Great...it’s all really interesting stuff πŸ‘

New post if you have any after reading questions πŸ˜‰


Sorry for saying but I have no neuro probs and have recently started the injections.


Hi Emmamed76. Notice that you're new to the forum so...if you have any questions or need any help, put up a new post so that all forum members can see it and people will be along to help (your comment here will only be seen by the person who wrote this post and anyone who happens to read it - not the whole forum).

You can write a post by clicking on the β€˜ click to write your post' tab at the top of the main page when you log in to the forum.



Yes....there are a whole host of drugs that impede the absorption of vitamin B12...and folate...and many others vitamins and minerals too (PPI's, H2 antagonists, and prednisilone is another prime example).

Its worth bearing in mind that in the case of drug interactions, there may be other factors at play too (not just stomach acidity).

About the liposomal B12 - don't know much about this so will have to research. But...a couple of initial thoughts...

lack of stomach acid is not the only factor that can effect the absorption of vitamin B12 (thinking here of inborn errors of metabolism, resection of the ileum) so suitability may depend on the cause of the B12 deficiency πŸ˜‰.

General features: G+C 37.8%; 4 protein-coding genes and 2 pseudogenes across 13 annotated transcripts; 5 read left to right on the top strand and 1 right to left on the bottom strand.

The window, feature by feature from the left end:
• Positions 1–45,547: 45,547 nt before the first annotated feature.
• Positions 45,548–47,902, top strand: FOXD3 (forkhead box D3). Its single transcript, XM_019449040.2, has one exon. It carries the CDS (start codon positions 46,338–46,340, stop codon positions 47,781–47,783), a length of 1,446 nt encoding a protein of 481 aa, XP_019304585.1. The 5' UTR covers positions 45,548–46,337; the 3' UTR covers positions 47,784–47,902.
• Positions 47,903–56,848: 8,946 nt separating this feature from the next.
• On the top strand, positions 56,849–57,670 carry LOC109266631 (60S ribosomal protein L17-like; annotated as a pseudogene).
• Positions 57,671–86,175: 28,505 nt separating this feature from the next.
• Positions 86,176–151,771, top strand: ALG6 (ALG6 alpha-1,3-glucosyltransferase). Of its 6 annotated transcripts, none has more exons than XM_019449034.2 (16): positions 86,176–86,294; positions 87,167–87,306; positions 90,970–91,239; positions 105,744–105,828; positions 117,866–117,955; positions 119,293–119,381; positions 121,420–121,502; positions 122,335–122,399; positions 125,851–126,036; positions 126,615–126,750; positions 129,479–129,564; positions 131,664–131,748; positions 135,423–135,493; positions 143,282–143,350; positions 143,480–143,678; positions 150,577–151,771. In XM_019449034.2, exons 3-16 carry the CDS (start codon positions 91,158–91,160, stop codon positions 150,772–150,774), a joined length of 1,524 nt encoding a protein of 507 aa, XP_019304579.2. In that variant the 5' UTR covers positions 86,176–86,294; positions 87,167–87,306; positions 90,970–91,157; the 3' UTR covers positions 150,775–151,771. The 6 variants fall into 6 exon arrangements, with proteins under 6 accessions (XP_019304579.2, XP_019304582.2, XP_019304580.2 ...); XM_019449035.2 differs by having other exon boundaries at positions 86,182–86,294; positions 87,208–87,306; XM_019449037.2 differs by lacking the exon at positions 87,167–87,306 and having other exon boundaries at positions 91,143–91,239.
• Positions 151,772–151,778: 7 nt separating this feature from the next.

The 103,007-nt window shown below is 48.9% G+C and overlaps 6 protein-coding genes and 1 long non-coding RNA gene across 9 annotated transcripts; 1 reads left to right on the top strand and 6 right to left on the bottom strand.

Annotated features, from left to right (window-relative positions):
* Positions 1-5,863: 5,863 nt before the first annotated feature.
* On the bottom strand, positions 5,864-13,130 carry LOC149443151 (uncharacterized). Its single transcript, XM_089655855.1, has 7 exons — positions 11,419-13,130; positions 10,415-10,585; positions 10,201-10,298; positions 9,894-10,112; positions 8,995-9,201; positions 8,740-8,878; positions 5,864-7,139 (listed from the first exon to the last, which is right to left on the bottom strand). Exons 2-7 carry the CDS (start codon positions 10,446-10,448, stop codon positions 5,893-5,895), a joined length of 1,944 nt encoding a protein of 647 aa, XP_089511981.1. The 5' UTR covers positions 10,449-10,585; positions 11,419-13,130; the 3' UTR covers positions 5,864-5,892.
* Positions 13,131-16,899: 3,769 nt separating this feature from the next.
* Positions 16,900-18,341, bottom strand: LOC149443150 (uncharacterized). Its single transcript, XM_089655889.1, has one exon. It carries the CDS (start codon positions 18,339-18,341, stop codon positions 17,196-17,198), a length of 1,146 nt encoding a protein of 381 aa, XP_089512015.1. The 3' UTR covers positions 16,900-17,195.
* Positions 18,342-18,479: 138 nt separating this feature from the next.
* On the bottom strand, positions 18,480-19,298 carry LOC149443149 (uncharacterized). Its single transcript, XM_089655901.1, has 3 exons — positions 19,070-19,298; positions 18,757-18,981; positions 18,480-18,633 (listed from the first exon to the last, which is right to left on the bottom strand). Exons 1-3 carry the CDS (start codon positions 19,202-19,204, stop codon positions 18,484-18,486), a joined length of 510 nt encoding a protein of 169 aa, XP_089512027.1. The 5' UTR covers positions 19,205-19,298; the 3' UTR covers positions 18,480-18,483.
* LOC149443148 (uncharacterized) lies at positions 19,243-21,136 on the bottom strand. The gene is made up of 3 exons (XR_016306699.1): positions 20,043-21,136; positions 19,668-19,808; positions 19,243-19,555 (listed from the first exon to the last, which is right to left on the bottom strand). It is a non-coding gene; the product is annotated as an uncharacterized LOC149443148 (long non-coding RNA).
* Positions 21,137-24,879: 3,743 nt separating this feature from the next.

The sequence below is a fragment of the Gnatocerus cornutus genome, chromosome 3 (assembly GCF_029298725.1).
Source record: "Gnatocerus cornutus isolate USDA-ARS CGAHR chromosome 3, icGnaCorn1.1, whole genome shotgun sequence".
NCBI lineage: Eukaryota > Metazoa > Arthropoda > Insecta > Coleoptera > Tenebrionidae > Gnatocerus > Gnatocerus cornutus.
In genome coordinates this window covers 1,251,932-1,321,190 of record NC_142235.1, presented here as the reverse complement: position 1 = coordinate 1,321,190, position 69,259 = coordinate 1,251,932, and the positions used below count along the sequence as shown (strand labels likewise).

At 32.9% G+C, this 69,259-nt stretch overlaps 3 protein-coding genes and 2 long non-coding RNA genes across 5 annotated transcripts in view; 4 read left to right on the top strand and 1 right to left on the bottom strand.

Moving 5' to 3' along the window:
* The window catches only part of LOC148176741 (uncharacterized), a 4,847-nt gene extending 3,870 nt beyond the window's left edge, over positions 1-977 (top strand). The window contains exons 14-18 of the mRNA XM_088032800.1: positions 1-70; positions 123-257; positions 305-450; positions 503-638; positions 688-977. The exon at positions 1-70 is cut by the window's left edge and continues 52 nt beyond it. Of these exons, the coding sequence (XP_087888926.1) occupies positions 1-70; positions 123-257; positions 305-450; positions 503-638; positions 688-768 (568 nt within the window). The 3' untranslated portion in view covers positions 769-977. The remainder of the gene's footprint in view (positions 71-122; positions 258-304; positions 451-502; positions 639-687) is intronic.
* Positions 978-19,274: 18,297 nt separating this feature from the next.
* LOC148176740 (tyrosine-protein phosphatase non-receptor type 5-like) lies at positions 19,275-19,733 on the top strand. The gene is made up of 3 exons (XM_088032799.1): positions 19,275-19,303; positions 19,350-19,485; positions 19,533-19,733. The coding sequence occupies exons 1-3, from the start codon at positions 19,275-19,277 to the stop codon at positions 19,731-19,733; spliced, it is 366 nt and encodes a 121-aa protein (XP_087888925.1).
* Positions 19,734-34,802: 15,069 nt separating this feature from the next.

And wonder if the rate of absorption would be sufficient for those with neurological symptoms, at least initially.

So hmm...reading and pondering πŸ‘

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P.s....oops...forgot to say...really pleased that you've found something that works for you πŸ˜€πŸ˜€


An injection pen sounds like a good idea until you learn how much cheaper and easy it is to self-inject conventionally once you know how to do it properly. The regular nature of such injections means there is really no benefit to an injector pen in such situations. One of the main selling points they are using on that site is the needle is "thinner" and therefore less painful.

I am doubtful of that given the gigantic array of needles for injections of all types commercially available in a plethora gauges and lengths. If an individual is injecting by the subcutaneous route; there are suitable quite thin needles available reasonable inexpensively compared to this injector.

Injector pens are great for emergency medicine such as adrenaline that a person with severe allergies might use once in a blue moon in an emergency. They are econonimically unsound for someone taking regular injections.